Tuesday, July 17, 2012

A Fitting Tribute

cemetery memorial ritual
What makes a funeral or memorial service meaningful? What makes a tribute fitting and moving? This is an issue that has been of great concern to caring funeral directors for many years now, as we strive to meet the changing needs of families. Many different products have come along from candles to casket corners to photo slideshows and dove releases, all offering an opportunity to personalize the funeral experience. These products can be meaningful for some families, but they have a tendency of becoming just one more cookie cutter.

cemetery memorial ritual

In my professional opinion, creating a meaningful and fitting tribute involves a lot of listening, responding creatively, and enlisting the participation of family and friends. A loving and meaningful expression by the survivors is facilitated, not just sold, and the value of the funeral director is his or her ability to offer experience and ideas, not just products.

cemetery memorial ritual
A wonderful example of a meaningful tribute comes to us from Shiloh, Ohio, where friends got together in bitter cold temperatures to dig by hand, the grave of retired sexton Pete Ferrell. Mr. Ferrell was a friendly giving man who dug hundreds and hundreds of graves by hand over his 50 year career. Even after the use of modern excavating equipment became common, he insisted on digging by hand because he thought it was a better method.

The tribute is appropriate to Mr. Farrell's life, work and personality. The participation of his friends makes it an act of love, and a healing and uplifting experience for them. How often do you see people digging a grave by hand in frigid temperatures with big smiles on their faces? These people will never forget their experience. They have acknowledged the reality of the situation, and fully embraced an active role in respectfully laying their friend to rest. Mr. Ferrell would surely be proud, and the survivors have worked through their grief in a positive way. That's what makes a fitting tribute.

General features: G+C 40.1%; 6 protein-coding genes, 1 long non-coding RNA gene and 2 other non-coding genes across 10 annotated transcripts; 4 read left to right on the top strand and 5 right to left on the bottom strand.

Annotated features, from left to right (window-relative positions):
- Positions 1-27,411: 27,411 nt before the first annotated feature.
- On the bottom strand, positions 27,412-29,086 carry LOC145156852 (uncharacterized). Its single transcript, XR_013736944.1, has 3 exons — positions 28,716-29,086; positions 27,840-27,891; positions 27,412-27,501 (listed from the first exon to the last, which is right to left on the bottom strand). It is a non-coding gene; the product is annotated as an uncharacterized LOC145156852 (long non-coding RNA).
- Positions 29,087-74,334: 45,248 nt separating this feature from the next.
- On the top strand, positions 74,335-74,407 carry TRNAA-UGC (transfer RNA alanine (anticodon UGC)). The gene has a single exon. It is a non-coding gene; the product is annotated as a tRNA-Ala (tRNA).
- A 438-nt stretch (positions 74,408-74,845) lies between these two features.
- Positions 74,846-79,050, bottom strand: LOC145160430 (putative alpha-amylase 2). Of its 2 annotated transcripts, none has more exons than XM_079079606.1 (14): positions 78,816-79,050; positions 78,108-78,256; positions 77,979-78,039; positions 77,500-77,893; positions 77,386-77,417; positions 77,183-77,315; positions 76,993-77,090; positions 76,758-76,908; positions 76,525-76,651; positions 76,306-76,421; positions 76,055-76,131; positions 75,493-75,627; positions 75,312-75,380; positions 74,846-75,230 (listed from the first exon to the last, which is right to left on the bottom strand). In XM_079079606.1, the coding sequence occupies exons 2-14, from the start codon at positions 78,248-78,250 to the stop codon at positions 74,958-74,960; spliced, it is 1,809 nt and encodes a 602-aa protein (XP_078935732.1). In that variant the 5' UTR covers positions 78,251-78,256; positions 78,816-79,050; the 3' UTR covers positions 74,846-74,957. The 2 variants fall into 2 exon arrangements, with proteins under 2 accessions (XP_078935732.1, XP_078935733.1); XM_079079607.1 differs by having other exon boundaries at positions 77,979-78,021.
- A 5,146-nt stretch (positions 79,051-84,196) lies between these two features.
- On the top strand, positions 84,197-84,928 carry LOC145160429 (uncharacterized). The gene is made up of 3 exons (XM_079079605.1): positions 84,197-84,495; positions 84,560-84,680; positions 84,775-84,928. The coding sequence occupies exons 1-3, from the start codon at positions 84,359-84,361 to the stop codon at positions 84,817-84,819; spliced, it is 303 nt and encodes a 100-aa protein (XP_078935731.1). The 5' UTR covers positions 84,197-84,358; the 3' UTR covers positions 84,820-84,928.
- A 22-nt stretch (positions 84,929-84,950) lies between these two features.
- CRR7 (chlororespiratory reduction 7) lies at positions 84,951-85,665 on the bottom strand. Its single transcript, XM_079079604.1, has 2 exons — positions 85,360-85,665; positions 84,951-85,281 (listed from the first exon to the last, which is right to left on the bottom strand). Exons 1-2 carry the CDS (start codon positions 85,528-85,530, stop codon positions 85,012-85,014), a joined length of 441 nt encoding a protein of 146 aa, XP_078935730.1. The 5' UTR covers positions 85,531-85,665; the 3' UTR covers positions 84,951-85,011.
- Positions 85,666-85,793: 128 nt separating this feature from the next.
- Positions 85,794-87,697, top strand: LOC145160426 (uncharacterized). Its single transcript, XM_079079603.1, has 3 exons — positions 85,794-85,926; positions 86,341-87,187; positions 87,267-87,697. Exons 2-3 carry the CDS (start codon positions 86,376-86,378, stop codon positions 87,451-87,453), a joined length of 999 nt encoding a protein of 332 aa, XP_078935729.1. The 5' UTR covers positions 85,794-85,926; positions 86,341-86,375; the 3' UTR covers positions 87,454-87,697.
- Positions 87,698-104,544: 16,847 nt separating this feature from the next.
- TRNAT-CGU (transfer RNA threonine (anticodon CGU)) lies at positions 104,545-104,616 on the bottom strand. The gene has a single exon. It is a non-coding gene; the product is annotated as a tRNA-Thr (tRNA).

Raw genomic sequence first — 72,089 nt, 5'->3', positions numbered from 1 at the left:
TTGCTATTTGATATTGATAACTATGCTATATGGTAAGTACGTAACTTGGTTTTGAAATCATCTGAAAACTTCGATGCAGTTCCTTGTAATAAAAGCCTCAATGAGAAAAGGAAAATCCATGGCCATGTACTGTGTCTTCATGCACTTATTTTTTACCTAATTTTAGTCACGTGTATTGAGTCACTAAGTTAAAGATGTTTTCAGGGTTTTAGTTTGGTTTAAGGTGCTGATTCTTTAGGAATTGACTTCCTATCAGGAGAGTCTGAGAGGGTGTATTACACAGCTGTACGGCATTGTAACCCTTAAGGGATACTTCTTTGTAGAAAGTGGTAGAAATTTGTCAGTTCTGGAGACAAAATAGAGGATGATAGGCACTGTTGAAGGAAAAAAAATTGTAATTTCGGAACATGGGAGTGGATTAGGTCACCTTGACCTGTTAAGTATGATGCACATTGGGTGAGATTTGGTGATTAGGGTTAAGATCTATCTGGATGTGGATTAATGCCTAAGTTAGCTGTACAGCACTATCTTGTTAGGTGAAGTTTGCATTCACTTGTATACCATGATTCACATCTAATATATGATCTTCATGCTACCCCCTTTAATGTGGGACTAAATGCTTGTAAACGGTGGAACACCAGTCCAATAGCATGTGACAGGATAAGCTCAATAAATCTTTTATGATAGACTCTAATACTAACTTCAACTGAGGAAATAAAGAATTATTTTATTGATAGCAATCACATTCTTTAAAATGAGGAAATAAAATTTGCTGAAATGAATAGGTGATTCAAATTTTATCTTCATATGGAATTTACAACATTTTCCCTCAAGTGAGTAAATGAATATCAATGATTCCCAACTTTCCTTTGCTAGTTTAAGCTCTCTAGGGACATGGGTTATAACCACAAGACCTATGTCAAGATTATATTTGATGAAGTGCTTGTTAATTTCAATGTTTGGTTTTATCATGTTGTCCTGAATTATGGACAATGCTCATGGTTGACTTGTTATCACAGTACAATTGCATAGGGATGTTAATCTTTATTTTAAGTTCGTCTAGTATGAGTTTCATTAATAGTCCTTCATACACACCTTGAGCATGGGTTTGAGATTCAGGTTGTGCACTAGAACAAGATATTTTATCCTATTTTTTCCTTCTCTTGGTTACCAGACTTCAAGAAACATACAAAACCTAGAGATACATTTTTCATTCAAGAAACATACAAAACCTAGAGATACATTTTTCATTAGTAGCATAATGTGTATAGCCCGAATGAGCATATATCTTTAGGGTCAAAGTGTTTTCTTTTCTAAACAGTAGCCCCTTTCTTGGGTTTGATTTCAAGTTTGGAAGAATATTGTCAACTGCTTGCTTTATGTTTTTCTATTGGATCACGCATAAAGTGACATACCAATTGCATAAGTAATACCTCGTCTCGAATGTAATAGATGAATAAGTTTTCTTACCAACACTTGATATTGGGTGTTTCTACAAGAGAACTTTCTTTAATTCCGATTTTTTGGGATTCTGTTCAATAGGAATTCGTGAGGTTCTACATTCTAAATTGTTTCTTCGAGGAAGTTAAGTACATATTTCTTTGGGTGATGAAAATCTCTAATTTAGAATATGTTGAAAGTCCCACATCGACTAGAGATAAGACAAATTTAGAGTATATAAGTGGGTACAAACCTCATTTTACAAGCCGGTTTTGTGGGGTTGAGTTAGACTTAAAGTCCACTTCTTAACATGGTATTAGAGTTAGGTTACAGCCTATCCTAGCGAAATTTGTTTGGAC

To read the wonderful article by Dave Polcyn and for more photos, visit
For more stories about meaningful services, visit:


Kristine Bentz said...

Thanks for this thoughtful post, Patrick. Such an active role in a death ritual can be life changing for the grieving. As someone who has helped dig and fill the grave of someone I love, I write from the heart.

Charles Cowling said...

Love this, Pat. And what a marvellous sense of community. The spontaneity says so much.

I agree with you: the essential elements of a good funeral ceremony cost nothing: people have to build on that. The effect of so much merchandise is to prettify only -- and trivialise at worst. And, yes, as you say, there's a certain amount of sameiness about funerals that employ the same elements of what turns out to be ironically termed personalization.

Funny, our thoughts seem to be turned in the same direction at the moment. But whereas I tend to make myself sardonic, you never fail to warm my heart. Thank you!

Rob said...

Interesting gesture to honor the man. Hand digging a grave is hard task.

Mystical Quaker said...

I loved this post Pat, the problem is that we have forgotten that many of us start our griefwork with our hands and then it moves to our hearts. We need to encourage active participation at every turn. I recently worked with a family while they decorated their own box (owensbox.blogspot.com)

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Funeral service faces a crisis of relevance, and I am passionate about keeping the best traditions of service alive while adapting to the changing needs of families. Feel free to contact me with questions, or to share your thoughts on funeral service, ritual, and memorialization. dailyundertaker@gmail.com